FusionRed

Red fluorescent protein FusionRed

- Superior performance in fusions
- Low cytotoxicity
- Fast maturation, high pH-stability and photostability
- Proven suitability to generate stably transfected cell lines
- Recommended for protein labeling and long-term experiments

Performance and use

FusionRed can be easily expressed and detected in a wide range of organisms. Mammalian cells transiently transfected with FusionRed expression vectors produce bright fluorescence in 10-12 hours after transfection. FusionRed performance in fusions has been demonstrated in a number of models.

FusionRed use for protein labeling in mammalian cells.

Scale bars represent 10 μm. Data from Shemiakina et al., 2012

Labeling efficiency testing

The performance of FusionRed and mCherry was directly compared in HeLa CCL2 cells for the following targets: connexin-43, endosomes, vinculin, and the Golgi complex. In this experiment, the cells were transfected with each of the four target fusions, fixed, and then compared for localization efficiency, which was determined by calculating the percentage of properly expressing cells versus the total number of transfected cells. FusionRed demonstrated clear advantage in all four fusions. Data from Shemiakina et al., 2012

Cytotoxicity testing in HeLa cells

The cytotoxicity of FusionRed relative to selected red fluorescent proteins and EGFP was evaluated in the following experiment: HeLa cells were transfected with appropriate vectors encoding EGFP or one of the following red fluorescent proteins: mRuby, FusionRed, mKate2 or mCherry. Next, the EGFP-expressing cells were mixed with those expressing one of the RFPs, resulting in 4 separate cell mixtures: EGFP and mRuby, EGFP and FusionRed, EGFP and mKate2, and EGFP and mCherry. 48 hours after transfection, the green-to-red cell ratios were calculated utilizing flow cytometry and each of the cell mixtures were then plated into 3 plates. After additional 92 hour incubation, the green-to-red cell ratios were recalculated. Because only living cells were counted for this experiment, the difference between the ratios before and after the incubation can be assumed to accurately reflect RFP toxicity versus EGFP. mRuby exhibited a more than 10-fold higher cytotoxicity level compared to EGFP, while the remaining RFPs were almost as cytotoxic as EGFP in this experiment. Data from Shemiakina et al., 2012

Cytotoxicity testing in Xenopus laevis tadpoles
The eye formation is a complex multistage process that depends on many mechanisms, any disturbance of which may result in an abnormal phenotype. Here eye development was used as a sensitive readout of possible abnormal course of embryogenesis caused by expression of EGFP, FusionRed, and mCherry fusions. In these experiments, actin and vimentin fusions of EGFP and FusionRed were only slightly more toxic than the uninjected controls, while expression of mCherry fusions led to notable decrease of the average eye size. Moreover, in many cases (80% of tadpoles with the reduced eye size), the reduced eye phenotype was accompanied by varying degree of an unclosed optic fissure, indicating an abnormal eye development.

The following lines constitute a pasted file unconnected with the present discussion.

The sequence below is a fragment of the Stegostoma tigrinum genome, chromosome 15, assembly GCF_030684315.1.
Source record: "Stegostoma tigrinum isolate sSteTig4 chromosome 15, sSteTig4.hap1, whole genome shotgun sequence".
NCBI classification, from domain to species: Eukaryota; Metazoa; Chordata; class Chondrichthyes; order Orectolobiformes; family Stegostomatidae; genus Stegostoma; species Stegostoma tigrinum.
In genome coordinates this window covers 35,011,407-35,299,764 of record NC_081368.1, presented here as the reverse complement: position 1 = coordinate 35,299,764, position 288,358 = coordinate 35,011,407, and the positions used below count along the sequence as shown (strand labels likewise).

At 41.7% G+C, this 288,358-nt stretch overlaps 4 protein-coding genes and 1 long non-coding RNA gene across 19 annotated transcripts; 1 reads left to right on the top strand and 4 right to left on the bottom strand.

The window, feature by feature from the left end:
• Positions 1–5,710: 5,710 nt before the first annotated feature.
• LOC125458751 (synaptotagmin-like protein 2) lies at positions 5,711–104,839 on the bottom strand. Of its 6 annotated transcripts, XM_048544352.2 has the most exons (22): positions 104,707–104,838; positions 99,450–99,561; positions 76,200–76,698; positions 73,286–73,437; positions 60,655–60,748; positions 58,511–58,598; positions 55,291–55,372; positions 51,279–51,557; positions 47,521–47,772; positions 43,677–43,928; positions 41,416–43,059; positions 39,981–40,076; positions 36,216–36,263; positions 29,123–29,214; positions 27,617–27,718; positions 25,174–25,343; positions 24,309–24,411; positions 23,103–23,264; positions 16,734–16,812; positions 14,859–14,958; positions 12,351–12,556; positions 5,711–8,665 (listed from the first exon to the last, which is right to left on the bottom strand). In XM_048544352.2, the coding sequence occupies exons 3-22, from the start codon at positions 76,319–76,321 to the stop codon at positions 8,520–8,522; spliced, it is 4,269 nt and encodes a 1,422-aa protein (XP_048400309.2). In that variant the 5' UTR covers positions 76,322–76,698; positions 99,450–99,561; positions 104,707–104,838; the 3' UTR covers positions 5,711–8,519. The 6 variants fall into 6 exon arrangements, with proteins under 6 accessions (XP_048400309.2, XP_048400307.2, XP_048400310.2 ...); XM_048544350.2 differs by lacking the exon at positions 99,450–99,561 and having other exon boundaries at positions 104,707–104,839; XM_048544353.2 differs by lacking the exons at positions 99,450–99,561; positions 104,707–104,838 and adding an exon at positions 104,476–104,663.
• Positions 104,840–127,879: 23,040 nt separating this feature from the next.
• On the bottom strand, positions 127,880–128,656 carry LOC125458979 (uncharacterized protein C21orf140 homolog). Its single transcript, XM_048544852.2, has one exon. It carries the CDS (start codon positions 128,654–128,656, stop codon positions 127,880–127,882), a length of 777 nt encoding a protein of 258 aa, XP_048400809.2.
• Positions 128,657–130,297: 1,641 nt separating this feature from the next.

Stage 41 Xenopus laevis tadpoles expressing fluorescent protein fusions. Top panels: white light; bottom panels: fluorescence. Data from Shemiakina et al., 2012

Left graph: Mean values of eye size of Xenopus laevis embryos injected with plasmids expressing different fluorescent protein fusions.

Right graph: Percentage of reduced eyes with unclosed optic fissure.

Data from Shemiakina et al., 2012

Long-term expression
The excellent suitability of FusionRed for long-term experiments was proved both in experiments with stably transfected cell lines and in transgenic animals. In addition to its low cytotoxicity, FusionRed does not show abnormal lysosomal localization typical for many fluorescent proteins in long-term expression.

Being expressed in HeLa cells, both mKate2 and FusionRed remain evenly localized in cytoplasm after 96 hours of cultivation, while mCherry and mRuby show abnormal lysosomal localization. Data from Shemiakina et al., 2012

References:

  • Shemiakina II, Ermakova GV, Cranfill PJ, Baird MA, Evans RA, Souslova EA, Staroverov DB, Gorokhovatsky AY, Putintseva EV, Gorodnicheva TV, Chepurnykh TV, Strukova L, Lukyanov S, Zaraisky AG, Davidson MW, Chudakov DM, Shcherbo D. A monomeric red fluorescent protein with low cytotoxicity. Nat Commun. 2012; 3 :1204. doi: 10.1038/ncomms2208 / pmid: 23149748
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